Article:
Beijing Auto was BIG at the Beijing Auto Show. Earlier on we saw the Saab-based C70G and the C90L concept. That however, wasn’t all, at all. There were three more concept cars, the C50E (pic), the C60F sedan and the C51X SUV. Beijing auto says all three stand on a new ‘M-trix’ platform that is derived from the old Saab 9-3 platform, but I am not so sure that is true…
Beijing Auto might be working on such a platform but the C50E seems to me based on the old Hyundai Elantra that is still being made in China by the Beijing-Hyundai joint venture. No matter, the C50E loox fine with a fat body-kit and four big exhaust pipes, sporty indeed.
The C60F is a bigger sedan that is very likely based on the Saab 9-3, some of its lines are also similar to a much older concept car, the Beijing Auto BE701EV, which in turn was based on the Chrysler Sebring that was made in China by the Beijing-Chrysler joint venture.
The C51X is a mid-size crossover utility vehicle (CUV). Chinese media reported back in January that Beijing Auto was working on a new SUV based on the Saab 9-3. Those reports now seem correct. The C51X seems about the length of the 9-3 and the 9-3’s platform is designed for four-wheel drive. Engine could be the Saab 2.0 turbo or the 2.3 turbo.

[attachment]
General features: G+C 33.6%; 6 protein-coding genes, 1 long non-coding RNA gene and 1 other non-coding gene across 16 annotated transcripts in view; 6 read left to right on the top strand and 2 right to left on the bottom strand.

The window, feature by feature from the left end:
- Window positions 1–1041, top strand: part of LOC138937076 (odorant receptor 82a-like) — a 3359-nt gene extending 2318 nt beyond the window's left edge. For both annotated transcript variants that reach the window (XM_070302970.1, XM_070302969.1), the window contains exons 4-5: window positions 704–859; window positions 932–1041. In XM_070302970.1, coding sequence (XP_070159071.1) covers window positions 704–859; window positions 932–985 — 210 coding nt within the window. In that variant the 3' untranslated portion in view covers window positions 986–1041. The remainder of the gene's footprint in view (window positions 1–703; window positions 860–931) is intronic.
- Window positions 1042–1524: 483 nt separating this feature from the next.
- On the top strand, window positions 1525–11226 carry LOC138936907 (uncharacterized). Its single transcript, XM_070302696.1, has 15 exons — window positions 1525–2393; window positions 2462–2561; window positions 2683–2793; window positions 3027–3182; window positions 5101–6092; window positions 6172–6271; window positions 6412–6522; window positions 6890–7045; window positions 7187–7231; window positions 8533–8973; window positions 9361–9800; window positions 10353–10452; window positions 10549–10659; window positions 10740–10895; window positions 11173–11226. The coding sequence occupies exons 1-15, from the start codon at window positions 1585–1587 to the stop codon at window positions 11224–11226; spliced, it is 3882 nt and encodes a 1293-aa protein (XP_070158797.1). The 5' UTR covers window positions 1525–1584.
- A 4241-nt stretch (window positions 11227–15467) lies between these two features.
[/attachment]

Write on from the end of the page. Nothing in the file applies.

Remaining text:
Maybe Chrysler/Fiat would have saved some serious money by letting Beijing Auto handle updating the Sebring/200’s sheet metal. Honestly, it’s not bad looking at all. The grill is a bit garish but a handsome makeover. The C51X looks fantastic, lets hope the production version looks just as good.
They probably made money selling them the design for the old chassis anyway
Whatever you say about the basis for the C60G, it is obviously based on the 9-3, just look at the glass, the shape of the doors and the proportions. Who knows what kind of chassis it’s riding on, but the body is pure Saab.
As with most Chinese design/prototypes, these will probably not arrive at the market before they are outdated design wise.
Almost all models, ready for market by most producers this year, were already shown in BAS in 2010. When such a high percentage of “re-use” of old constructions is a fact, it ought not to take almost three years to enter market.